8. Crappy friend

Fake people are bad friends. They don’t listen to you, your feelings, and whatever news you might have to share. In fact, you might find yourself migrating away from them when you have exciting or bad news to share, knowing that it will always end up one way—their way. In addition, you might find that they’re not available when you truly need them or worse, cancel plans at the last minute.

It’s not unusual to hear that a fake person talks constantly behind people’s backs. Let’s be honest, if they do it to others, they’re doing it to you too. If your “friend” makes you feel bad constantly, trust me, they’re not achieving their purpose, and they’re simply not a good person to have around.

The sooner you learn to spot these fake people, the sooner you can meet meaningful individuals again.

How to Cope With Fake People Moving Forward?

It is important to remind yourself that you deserve more than what you’re getting. You are worthy, valuable, precious, and just as important as the next person.

There are many ways to manage fake people. Here are some tips on how to deal with them.

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1. Boundaries

Keep your boundaries very clear. As explained in the book Unlock Your Resilience, boundaries are what keep you sane when the world tries to suffocate you. When fake people become emotional vampires, make sure to keep your distances, limit contact, and simply replace them with more valuable interactions.

2. Don’t Take Their Behavior Personally

Sadly, they most likely have behaved this way before they knew you and will continue much longer after you have moved on. It isn’t about you. It is about their inner need to meet a void that you are not responsible for. And in all honesty, unless you are a trained professional, you are unlikely to improve it anyway.

3. Be Upfront and Honest About How You Feel

If your “friend” has been hurtful or engaged in behaviors you struggle with, let them know—nicely, firmly, however you want, but let them know that they are affecting you. If it works, great. If it doesn’t, you’ll feel better and when you’re ready to move on, you’ll know you tried to reach out. Your conscience is clear.

4. Ask for Advice

If you’re unsure about what you’re seeing or feeling, ask for advice. Perhaps a relative, a good friend, or a colleague might have some input as to whether you are overreacting or seeing some genuine concerns.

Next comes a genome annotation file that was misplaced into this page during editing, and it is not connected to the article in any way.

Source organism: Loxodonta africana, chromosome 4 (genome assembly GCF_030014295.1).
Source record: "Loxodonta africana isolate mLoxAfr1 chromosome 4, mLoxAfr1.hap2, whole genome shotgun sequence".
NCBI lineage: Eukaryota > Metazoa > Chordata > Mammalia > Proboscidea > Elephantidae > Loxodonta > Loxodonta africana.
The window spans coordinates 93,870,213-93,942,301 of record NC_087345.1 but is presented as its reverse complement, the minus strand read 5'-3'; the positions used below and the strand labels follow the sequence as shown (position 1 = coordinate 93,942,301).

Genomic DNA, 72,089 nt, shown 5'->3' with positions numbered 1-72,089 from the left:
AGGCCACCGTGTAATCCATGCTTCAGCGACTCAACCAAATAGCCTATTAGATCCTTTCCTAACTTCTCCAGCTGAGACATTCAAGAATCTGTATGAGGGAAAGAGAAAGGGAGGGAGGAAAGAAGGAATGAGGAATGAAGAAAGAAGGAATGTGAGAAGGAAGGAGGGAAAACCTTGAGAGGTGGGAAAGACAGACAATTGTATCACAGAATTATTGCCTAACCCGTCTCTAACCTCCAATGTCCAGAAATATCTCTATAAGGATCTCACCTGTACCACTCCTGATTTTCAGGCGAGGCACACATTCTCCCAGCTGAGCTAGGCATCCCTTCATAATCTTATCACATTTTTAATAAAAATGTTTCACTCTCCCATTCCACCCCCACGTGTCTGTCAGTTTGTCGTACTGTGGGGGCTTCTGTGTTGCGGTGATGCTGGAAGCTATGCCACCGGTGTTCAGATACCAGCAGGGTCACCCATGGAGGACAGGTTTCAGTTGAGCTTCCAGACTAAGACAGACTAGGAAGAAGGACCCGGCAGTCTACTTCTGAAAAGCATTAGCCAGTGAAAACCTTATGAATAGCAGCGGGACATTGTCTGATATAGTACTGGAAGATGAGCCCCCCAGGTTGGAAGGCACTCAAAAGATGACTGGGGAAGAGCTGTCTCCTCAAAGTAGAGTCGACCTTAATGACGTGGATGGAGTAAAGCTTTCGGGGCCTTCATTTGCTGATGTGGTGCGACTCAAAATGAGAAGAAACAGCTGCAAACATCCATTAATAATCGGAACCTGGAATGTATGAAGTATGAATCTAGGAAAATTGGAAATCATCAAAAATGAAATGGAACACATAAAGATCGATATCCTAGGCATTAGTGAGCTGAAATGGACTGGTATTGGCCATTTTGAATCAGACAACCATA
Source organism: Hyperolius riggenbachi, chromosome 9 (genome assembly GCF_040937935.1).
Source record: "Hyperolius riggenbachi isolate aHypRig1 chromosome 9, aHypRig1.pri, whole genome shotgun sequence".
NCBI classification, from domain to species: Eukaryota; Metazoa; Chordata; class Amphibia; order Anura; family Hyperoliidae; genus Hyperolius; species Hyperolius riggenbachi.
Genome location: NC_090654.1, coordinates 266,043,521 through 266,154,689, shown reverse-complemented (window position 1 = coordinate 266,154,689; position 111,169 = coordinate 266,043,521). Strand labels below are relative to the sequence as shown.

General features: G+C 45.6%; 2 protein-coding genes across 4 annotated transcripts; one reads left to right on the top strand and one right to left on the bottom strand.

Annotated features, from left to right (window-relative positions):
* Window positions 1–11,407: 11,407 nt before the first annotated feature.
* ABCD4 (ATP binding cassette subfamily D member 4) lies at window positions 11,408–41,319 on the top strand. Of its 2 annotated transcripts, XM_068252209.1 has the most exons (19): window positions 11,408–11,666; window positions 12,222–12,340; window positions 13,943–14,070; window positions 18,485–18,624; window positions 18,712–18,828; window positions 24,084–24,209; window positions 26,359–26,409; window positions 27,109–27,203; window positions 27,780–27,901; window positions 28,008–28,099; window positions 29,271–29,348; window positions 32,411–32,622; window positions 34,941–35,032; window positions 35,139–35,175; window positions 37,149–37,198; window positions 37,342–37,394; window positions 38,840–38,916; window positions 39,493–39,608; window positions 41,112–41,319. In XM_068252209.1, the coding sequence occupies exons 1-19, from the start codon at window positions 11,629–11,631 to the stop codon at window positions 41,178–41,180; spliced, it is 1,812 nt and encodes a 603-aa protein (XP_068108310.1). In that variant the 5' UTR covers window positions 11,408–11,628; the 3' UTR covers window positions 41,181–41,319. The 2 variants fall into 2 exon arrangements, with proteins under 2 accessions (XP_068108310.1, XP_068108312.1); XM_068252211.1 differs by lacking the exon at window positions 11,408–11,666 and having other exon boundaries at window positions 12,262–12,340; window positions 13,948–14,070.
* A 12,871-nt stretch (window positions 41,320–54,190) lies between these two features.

Now, don’t confuse asking for advice with gossiping behind the fake person’s back because, in the end, you don’t want to stoop down to their level. However, a little reminder as to how to stay on your own wellness track can never hurt.

5. Dig Deeper

Now, this one, I offer with caution. If you are emotionally strong, up to it, guaranteed you won’t get sucked into it, and have the skills to manage, perhaps you could dig into the reasons a fake person is acting the way they do.

Have they suffered recent trauma? Have they been rejected all their lives? Is their self-esteem so low that they must resort to making themselves feel good in any way they can? Sometimes, having an understanding of a person’s behavior can help in processing it.

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6. Practice Self-Care!

Clearly, putting some distance between the fake person and yourself is probably the way to go. However, sometimes, it takes time to get there. In the meantime, make sure to practice self-care, be gentle with yourself, and compensate with lots of positives!

Self-care can be as simple as taking a hot shower after talking to them or declining an invitation when you’re not feeling up to the challenge.

Spotting fake people isn’t too hard. They generally glow with wanna-be vibes. However, most often, there are reasons as to why they are like this. Calling their behavior might be the first step. Providing them with support might be the second. But if these don’t work, it’s time to stay away and surround yourself with the positivity that you deserve.

Final Thoughts

Remember that life is a rollercoaster. It has good moments, tough moments, and moments you wouldn’t change for the world. So, look around and make sure that you take the time to choose the right people to share it all with.

We are the average of the five people we spend the most time with, so take a good look around and choose wisely!

More Tips on Dealing With Fake People

Featured photo credit: Priscilla Du Preez via unsplash.com